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Socioeconomic status and health: exploring biological pathways

by Lucas, Robyn Marjorie; robyn.lucas@anu.edu.au, null

Abstract (Summary)
The cross-sectional Biomarkers Study was undertaken in Canberra, Australia (2000-2002) to examine the role of psychosocial factors in the socioeconomic health gradient, via physiological changes consequent upon activation of the neuroendocrine stress response.¶ The study population was derived from healthy 40-44 year old men and women already participating in a longitudinal cohort study. Using data from the cohort study, four groups with similar occupational status were formed. The study sample was randomly selected within these groups, thus representing the socioeconomic spectrum.¶ A pilot study involved 60 participants with blood and saliva samples measured on two occasions. A further 302 people had blood and saliva samples taken on one occasion. Socioeconomic status was measured by occupational code and status, personal and household income, education and perceived position in the community and in Australia. Psychosocial and behavioural factors, including job strain, job security, coping style, anxiety, depression, optimism, self-esteem, sense of belonging and trust, social support, smoking, exercise and alcohol intake were assessed by selfreport. Five biological parameters: plasma fibrinogen, glycated haemoglobin, waisthip ratio, serum neopterin and salivary IgA were measured as outcome variables.Three hypotheses were tested:¶

1. There is a socioeconomic gradient in measures of psychosocial stress, and of psychological resilience.¶ 2. There is a socioeconomic gradient in biological measures that have a plausible¶ association with future disease. 3. Psychosocial factors mediate the demonstrated association between socioeconomic status and the biological measures.¶ Data analysis confirmed a socioeconomic gradient in some psychosocial and behavioural variables: economic strain (r=-0.44, p<0.001), job demands (r=0.45, p<0.001), job control (r=0.26, p<0.001), active coping style (r=0.28, p <0.001), sense of optimism (r=0.24, p<0.001), social capital (r=0.26, p<0.001), job security (r=0.17, p=0.002), job marketability (r=-0.16, p=0.005), sense of belonging (r=0.22, p<0.001), number of adverse life events (r=-0.13, p=0.01) and positive interaction with family and friends (r=0.20, p<0.001 ), vigorous physical activity (r=-0.16, p=0.002), alcohol consumption (r=0.30, p<0.001) and smoking status (r=-0.25, p<0.001). There was no socioeconomic gradient in anxiety, depression, neuroticism, hostility, locus of control, self-esteem, perceived stress or mental health (SF-12). Four of the five biological markers varied with socioeconomic status: plasma fibrinogen (female (F): r=-0.26, p=0.002, male (M) r=-0.08, p=0.30), glycated haemoglobin (F: r=-0.23, p=0.01, M: r=-0.11, p=0.17), waist-hip ratio (F: r=-0.19, p=0.03, M: r=-0.27, p<0.001), serum neopterin (F: r=-0.21, p=0.009, M: r=-0.04, p=0.56), salivary IgA (F: r=-0.07, p=0.38, M: r=0.004, p=0.97). A more adverse biological profile was associated with lower socioeconomic status. Work characteristics, coping style, smoking and exercise were particularly important mediators of the association between the biological markers and socioeconomic status. Particular psychosocial factors were consistent mediators of the association between specific biomarkers and socioeconomic status (with little variation for different measures of socioeconomic status). However, the particular psychosocial factors providing significant mediation varied for the different markers.¶ In this sample of healthy 40-44 year olds, four out of five biological markers showed moderate socioeconomic variation with a more favourable profile associated with higher SES. The data provide limited support for the importance of psychosocial factors in the socioeconomic health gradient.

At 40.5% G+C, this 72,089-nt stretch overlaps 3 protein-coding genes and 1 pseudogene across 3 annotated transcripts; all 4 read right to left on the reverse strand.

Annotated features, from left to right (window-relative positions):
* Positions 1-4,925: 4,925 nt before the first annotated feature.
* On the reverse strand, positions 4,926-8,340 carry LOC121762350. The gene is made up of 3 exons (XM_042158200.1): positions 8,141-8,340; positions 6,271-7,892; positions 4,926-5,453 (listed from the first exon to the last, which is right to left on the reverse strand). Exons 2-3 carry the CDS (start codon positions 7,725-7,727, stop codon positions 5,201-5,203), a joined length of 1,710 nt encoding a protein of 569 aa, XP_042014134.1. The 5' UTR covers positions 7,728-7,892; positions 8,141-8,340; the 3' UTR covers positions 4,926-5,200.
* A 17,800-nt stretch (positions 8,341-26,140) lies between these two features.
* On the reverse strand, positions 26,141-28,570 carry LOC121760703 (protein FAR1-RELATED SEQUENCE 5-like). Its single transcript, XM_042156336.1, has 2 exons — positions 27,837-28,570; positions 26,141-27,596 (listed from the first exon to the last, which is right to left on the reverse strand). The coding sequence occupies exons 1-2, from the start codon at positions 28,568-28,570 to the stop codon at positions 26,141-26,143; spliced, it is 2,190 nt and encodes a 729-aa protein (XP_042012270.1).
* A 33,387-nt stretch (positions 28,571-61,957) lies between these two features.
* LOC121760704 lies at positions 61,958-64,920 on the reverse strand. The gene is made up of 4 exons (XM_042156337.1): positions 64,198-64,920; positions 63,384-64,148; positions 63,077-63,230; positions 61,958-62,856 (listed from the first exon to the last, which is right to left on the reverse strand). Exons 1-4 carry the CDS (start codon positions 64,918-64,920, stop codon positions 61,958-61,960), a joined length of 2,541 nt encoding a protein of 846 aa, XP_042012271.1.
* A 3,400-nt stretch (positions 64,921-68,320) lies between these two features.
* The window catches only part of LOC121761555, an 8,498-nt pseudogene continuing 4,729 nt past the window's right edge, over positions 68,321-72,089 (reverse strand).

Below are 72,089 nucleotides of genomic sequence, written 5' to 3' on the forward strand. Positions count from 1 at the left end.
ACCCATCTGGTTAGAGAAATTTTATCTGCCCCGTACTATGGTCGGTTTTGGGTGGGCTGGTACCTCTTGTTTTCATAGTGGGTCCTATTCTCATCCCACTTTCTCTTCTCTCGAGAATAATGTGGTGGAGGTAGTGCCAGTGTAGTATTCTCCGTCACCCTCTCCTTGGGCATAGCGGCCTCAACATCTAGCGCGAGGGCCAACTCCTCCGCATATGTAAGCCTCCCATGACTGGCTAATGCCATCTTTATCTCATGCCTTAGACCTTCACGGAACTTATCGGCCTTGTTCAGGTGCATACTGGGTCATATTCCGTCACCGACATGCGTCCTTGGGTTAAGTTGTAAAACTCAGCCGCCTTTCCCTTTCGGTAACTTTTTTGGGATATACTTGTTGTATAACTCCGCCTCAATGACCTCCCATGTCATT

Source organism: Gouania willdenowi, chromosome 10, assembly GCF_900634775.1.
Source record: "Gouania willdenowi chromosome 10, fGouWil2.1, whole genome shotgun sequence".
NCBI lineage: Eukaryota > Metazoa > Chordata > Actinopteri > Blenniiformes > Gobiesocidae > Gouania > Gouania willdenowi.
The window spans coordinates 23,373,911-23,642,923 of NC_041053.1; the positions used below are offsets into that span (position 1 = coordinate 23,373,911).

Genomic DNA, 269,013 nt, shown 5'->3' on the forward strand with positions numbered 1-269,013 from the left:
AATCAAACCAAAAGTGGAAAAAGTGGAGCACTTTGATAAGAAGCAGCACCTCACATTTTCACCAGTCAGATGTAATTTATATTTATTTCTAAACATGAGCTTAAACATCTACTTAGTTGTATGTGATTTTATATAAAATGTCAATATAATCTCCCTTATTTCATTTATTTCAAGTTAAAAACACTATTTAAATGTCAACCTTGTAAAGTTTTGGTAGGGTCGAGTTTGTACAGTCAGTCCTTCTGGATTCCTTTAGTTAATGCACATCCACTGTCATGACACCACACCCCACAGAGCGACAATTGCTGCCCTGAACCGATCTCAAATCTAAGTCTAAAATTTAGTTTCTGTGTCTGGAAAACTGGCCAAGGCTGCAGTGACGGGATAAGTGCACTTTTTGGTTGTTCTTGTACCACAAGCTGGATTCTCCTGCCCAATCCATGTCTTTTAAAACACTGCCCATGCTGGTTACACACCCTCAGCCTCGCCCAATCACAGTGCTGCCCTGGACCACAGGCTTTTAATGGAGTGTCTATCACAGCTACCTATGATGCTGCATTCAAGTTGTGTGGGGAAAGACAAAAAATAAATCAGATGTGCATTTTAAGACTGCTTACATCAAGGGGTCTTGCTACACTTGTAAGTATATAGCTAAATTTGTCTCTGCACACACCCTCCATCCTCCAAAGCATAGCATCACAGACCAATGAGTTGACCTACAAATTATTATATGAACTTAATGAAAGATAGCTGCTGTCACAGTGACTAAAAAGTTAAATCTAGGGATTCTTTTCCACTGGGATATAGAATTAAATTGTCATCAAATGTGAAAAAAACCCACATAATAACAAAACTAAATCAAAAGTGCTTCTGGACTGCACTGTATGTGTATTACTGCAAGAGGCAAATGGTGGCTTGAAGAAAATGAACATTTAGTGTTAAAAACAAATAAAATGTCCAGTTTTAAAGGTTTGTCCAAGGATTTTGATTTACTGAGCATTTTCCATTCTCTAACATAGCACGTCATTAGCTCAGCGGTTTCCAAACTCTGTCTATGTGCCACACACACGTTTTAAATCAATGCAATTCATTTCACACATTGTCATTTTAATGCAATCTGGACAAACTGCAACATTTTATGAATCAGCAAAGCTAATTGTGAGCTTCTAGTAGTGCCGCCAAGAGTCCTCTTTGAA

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Source Type:Master's Thesis

Keywords:socioeconomics status stress biological markers immune function psychosocial factors

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Date of Publication:01/01/2004

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